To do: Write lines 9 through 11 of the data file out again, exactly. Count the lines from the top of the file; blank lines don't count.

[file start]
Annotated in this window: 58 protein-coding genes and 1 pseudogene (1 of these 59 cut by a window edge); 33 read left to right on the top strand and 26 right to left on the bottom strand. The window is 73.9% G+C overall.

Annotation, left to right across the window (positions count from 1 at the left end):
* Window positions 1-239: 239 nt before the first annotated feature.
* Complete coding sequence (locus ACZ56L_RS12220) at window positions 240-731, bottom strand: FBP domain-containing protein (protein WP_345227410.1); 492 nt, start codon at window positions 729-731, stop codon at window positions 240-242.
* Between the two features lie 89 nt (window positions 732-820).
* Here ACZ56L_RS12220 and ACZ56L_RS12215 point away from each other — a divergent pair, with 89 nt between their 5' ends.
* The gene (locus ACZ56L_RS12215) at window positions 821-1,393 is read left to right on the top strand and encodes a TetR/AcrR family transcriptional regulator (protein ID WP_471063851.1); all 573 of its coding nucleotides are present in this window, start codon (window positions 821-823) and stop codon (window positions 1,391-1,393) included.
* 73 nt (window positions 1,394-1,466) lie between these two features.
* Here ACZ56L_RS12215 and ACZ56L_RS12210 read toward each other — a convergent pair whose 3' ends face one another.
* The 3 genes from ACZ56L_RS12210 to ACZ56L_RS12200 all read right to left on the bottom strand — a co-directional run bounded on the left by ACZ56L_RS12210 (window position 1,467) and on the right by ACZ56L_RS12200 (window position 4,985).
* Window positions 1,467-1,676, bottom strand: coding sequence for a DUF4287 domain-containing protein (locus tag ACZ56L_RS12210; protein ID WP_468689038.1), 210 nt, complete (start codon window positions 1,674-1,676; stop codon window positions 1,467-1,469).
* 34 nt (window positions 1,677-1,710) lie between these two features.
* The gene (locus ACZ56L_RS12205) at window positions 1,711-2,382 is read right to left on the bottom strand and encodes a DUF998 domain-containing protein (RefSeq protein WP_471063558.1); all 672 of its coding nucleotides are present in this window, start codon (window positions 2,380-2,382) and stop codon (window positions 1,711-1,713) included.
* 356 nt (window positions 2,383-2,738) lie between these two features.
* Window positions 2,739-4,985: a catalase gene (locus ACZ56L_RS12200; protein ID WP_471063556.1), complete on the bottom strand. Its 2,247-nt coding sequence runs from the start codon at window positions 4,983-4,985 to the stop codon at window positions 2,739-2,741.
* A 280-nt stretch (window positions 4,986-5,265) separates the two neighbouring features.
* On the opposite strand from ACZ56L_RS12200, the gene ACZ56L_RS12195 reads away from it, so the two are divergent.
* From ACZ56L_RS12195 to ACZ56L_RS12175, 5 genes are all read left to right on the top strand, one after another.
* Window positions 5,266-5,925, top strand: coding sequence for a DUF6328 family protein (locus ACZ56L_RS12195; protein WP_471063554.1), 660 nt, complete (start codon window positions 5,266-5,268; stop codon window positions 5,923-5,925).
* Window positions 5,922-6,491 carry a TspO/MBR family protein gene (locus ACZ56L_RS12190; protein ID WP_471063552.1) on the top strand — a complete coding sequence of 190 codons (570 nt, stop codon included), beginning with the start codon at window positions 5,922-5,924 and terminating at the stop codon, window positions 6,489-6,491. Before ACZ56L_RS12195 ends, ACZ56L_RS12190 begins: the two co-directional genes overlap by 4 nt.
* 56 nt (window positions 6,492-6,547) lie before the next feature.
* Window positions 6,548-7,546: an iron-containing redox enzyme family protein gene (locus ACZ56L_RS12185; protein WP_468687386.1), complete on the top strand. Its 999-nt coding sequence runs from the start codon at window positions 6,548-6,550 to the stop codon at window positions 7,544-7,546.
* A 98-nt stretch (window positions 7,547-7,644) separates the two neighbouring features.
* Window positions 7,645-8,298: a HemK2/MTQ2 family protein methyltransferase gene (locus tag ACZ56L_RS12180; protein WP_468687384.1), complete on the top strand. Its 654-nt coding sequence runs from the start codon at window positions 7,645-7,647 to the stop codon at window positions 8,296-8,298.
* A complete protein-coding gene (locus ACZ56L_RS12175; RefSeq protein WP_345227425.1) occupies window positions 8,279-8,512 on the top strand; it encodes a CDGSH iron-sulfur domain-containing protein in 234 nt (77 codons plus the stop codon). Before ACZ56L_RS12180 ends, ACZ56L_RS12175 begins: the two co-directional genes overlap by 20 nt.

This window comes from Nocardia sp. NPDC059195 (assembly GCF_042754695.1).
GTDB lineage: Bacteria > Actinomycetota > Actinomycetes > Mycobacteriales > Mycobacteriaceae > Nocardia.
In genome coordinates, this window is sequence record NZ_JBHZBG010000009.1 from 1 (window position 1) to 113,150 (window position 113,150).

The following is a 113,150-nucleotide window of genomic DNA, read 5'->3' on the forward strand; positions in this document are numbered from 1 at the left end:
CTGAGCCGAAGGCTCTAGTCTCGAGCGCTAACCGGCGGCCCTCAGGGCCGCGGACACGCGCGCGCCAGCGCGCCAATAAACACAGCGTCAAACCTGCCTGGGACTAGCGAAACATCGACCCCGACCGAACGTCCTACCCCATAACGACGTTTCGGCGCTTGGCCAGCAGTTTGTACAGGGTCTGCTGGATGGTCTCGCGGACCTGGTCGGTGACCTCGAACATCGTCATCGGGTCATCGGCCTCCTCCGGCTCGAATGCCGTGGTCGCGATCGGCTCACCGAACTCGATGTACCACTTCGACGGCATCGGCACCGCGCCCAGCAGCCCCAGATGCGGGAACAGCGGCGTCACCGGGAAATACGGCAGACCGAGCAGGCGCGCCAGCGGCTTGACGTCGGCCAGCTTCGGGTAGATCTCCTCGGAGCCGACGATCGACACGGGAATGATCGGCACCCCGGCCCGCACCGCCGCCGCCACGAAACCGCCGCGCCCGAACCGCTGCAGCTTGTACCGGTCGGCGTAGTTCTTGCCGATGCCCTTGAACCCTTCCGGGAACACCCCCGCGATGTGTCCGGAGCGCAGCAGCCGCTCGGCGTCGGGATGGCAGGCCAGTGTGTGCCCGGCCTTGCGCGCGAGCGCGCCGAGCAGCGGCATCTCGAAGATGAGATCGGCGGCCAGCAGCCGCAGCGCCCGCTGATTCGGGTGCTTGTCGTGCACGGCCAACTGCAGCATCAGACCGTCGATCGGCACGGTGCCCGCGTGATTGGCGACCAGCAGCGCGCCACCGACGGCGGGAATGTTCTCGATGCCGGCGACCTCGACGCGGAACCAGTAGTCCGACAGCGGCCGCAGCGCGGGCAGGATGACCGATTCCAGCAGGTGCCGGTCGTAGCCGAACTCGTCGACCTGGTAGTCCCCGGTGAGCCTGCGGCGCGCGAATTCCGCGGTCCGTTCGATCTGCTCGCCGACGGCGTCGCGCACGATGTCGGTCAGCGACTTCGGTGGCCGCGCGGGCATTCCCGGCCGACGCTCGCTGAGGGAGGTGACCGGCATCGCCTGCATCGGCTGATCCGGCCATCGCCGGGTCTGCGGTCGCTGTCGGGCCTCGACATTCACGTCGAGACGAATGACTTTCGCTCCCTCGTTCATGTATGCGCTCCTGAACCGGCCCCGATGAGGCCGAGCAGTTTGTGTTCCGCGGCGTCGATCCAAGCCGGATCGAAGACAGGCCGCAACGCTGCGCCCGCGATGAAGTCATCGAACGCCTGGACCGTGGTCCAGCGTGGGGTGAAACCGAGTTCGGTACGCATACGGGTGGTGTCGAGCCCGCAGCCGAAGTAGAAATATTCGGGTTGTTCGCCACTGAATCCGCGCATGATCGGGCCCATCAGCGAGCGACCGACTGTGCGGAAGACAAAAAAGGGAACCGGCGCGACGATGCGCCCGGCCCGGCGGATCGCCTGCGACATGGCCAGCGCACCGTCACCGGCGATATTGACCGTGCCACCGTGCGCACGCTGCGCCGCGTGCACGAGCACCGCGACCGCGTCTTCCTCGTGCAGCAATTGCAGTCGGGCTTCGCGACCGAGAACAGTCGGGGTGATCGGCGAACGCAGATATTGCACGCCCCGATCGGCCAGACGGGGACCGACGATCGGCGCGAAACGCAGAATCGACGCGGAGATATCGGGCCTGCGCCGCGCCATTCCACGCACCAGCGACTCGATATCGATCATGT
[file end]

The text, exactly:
* Here ACZ56L_RS12215 and ACZ56L_RS12210 read toward each other — a convergent pair whose 3' ends face one another.
* The 3 genes from ACZ56L_RS12210 to ACZ56L_RS12200 all read right to left on the bottom strand — a co-directional run bounded on the left by ACZ56L_RS12210 (window position 1,467) and on the right by ACZ56L_RS12200 (window position 4,985).
* Window positions 1,467-1,676, bottom strand: coding sequence for a DUF4287 domain-containing protein (locus tag ACZ56L_RS12210; protein ID WP_468689038.1), 210 nt, complete (start codon window positions 1,674-1,676; stop codon window positions 1,467-1,469).